Appeal from the Order of the Court of Common Pleas of Montgomery County in the case of Commonwealth of Pennsylvania v. Russell L. Gresh, Jr., No. 80-16362.
Douglas B. Breidenbach, Jr., Binder, Kalis, Proctor & Breidenbach, for appellant.
Kenneth E. Kendell, Assistant Counsel, with him Harold H. Cramer, Assistant Counsel, Ward T. Williams, Chief counsel, and Jay C. Waldman, General Counsel, for appellee.
President Judge Crumlish, Jr. and Judges Williams, Jr. and Barbieri, sitting as a panel of three. Opinion by Judge Williams, Jr.
[ 76 Pa. Commw. Page 484]
Appellant Russell L. Gresh, Jr. has appealed to this Court from an order of the Court of Common Pleas of Montgomery County, dated February 4, 1981. The court's order upheld the Department of Transportation's (Department) suspension of appellant's motor vehicle operator's license for his refusal to submit to a breathalyzer test.
At approximately 1:00 A.M. on July 25, 1980, Patrolman Robert Auch of the Lower Pottsgrove Township Police Department received a call to investigate an automobile accident. Upon arrival at the accident scene, the officer found appellant Gresh leaning against his damaged automobile, which had struck another vehicle. Patrolman Auch observed that the appellant had difficulty standing and used his car to maintain his balance. In addition, he noted that there was an odor of alcohol about appellant's person, and that when asked to produce his driver's license, the appellant had trouble locating it. Based upon these observations, the officer asked Gresh to accompany him to the Pottstown police station to take a
[ 76 Pa. Commw. Page 485]
breathalyzer test, but the appellant refused and became verbally abusive.
Sergeant Richard C. Lengel, Patrolman Auch's supervising officer, was also present at the accident scene. After the appellant refused to submit to a chemical test of breath as requested by the patrolman, Sergeant Lengel reiterated the request and advised Gresh that his driver's license would be suspended if he failed to comply. The appellant again refused, emphasizing that he would not take the test and stating that he wanted to go home. In light of these refusals and the fact that the appellant's automobile was inoperable, Patrolman Auch transportated Gresh to his residence in a police vehicle.*fn1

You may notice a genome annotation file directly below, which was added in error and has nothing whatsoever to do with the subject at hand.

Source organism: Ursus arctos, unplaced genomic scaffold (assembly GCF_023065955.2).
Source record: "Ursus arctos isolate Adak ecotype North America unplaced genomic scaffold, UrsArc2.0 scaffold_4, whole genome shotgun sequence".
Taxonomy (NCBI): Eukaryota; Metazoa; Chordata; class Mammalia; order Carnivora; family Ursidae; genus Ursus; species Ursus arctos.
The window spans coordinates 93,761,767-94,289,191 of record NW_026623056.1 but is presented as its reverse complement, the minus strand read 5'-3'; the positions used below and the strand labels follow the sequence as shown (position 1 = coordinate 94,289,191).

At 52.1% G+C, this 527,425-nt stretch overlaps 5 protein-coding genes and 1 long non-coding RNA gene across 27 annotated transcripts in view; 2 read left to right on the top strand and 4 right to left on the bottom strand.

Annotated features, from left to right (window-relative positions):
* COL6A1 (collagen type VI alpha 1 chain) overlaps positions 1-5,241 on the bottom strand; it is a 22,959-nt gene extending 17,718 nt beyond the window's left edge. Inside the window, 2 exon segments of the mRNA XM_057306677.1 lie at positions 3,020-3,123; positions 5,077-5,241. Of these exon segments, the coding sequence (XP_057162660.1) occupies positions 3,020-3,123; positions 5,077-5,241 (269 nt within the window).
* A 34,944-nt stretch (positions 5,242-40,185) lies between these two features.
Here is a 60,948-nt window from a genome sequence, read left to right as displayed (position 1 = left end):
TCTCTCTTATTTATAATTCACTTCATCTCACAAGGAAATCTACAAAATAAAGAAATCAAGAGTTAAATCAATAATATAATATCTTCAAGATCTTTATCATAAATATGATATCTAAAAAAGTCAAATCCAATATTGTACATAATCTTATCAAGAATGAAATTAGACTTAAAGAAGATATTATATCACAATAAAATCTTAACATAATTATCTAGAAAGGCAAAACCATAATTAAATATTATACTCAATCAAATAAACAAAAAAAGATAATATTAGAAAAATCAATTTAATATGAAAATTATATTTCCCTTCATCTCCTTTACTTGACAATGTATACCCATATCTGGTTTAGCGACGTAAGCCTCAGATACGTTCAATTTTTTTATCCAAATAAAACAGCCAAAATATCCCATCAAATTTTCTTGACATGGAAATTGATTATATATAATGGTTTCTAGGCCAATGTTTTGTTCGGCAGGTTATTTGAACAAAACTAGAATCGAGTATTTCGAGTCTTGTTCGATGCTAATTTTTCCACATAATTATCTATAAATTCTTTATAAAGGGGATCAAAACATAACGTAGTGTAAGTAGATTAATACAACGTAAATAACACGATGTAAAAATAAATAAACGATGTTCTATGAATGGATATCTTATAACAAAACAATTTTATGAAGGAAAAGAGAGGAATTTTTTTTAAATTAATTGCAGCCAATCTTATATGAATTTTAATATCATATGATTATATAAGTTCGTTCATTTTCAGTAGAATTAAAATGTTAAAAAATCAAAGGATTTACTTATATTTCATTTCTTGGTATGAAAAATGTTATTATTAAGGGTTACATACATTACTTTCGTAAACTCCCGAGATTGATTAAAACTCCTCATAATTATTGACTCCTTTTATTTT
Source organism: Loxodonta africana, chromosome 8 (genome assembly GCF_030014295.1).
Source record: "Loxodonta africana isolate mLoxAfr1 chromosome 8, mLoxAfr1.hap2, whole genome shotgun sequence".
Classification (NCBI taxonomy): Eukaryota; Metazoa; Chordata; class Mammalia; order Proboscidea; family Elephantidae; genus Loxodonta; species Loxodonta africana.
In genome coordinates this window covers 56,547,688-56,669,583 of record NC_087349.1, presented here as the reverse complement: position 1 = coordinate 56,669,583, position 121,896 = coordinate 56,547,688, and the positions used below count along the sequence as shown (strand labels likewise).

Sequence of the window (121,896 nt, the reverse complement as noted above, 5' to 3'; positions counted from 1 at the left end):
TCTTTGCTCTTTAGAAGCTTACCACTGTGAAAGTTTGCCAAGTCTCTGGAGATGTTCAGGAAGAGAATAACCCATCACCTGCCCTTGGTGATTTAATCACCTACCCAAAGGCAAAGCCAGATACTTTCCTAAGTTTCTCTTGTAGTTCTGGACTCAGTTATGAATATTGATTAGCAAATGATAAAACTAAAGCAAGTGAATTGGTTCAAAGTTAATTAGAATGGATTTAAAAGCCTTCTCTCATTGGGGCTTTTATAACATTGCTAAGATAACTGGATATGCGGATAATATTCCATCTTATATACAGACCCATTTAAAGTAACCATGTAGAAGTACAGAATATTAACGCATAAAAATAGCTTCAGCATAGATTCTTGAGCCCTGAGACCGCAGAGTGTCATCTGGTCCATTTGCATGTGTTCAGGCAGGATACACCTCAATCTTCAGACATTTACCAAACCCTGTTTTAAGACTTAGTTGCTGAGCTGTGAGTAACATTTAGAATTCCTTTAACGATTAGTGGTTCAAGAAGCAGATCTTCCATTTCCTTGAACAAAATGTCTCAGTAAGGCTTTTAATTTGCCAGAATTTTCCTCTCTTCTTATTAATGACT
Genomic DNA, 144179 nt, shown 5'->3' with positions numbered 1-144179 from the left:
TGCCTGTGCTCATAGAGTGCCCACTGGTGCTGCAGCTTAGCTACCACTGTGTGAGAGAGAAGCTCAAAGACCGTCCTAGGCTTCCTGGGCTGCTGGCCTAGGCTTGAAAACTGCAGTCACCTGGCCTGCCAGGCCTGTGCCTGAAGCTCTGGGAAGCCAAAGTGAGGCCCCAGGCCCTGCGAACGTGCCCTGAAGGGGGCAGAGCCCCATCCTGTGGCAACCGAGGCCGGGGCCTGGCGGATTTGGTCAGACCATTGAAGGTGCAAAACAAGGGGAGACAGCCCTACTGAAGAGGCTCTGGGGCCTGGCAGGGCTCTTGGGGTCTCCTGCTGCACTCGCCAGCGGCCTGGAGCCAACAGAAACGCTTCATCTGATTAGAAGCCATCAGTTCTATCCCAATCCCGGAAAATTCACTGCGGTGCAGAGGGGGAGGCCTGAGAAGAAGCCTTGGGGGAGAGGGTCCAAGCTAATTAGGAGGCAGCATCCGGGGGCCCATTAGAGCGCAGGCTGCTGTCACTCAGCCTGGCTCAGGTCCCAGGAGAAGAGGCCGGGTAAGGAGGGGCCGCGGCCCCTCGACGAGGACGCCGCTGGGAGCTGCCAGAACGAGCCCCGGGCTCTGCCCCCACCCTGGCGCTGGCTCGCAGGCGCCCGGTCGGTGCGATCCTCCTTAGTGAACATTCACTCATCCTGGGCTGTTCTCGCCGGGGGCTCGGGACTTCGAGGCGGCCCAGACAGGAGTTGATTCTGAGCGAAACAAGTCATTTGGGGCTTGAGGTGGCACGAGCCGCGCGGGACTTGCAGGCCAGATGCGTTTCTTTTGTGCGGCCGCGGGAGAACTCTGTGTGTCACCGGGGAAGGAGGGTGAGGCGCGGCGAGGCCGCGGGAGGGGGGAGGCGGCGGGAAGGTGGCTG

On August 19, 1980, the Department notified appellant that his motor vehicle operating privileges were being suspended for a period of six (6) months, pursuant to Section 1547(b)(1) of the Vehicle Code (Code), 75 Pa. C.S. § 1547(b)(1), for refusal to take a breathalyzer test. From that suspension Gresh appealed to the Court of Common Pleas of Montgomery County. Following a hearing de novo, that court entered an order dismissing the appeal and affirming the suspension. It is an appeal from that order which is now before this court.
[ 76 Pa. Commw. Page 486]
It is well established that in order for a license suspension for refusal to submit to a chemical test of breath to be sustained, the Department must prove that the driver involved: (1) was placed under arrest for driving under the influence of alcohol, and that the arresting officer had reasonable grounds to believe the operator was driving while intoxicated; (2) was asked to submit to a breathalyzer test; and (3) refused to do so. Herring v. Commonwealth, 50 Pa. Commonwealth Ct. 608, 413 A.2d 1171 (1980). In addition, where the issue is raised the Department must also establish that it fulfilled its duty, under Section 1547(b)(2) of the Code, 75 Pa. C.S. § 1547(b)(2), of warning the driver that his or her operating privileges will be suspended upon refusal to take a breathalyzer test. Department of Transportation, Bureau of Traffic Safety v. Sinwell, 68 Pa. Commonwealth Ct. 605, 450 A.2d 235 (1982). With respect to these criteria, the appellant in the instant matter ...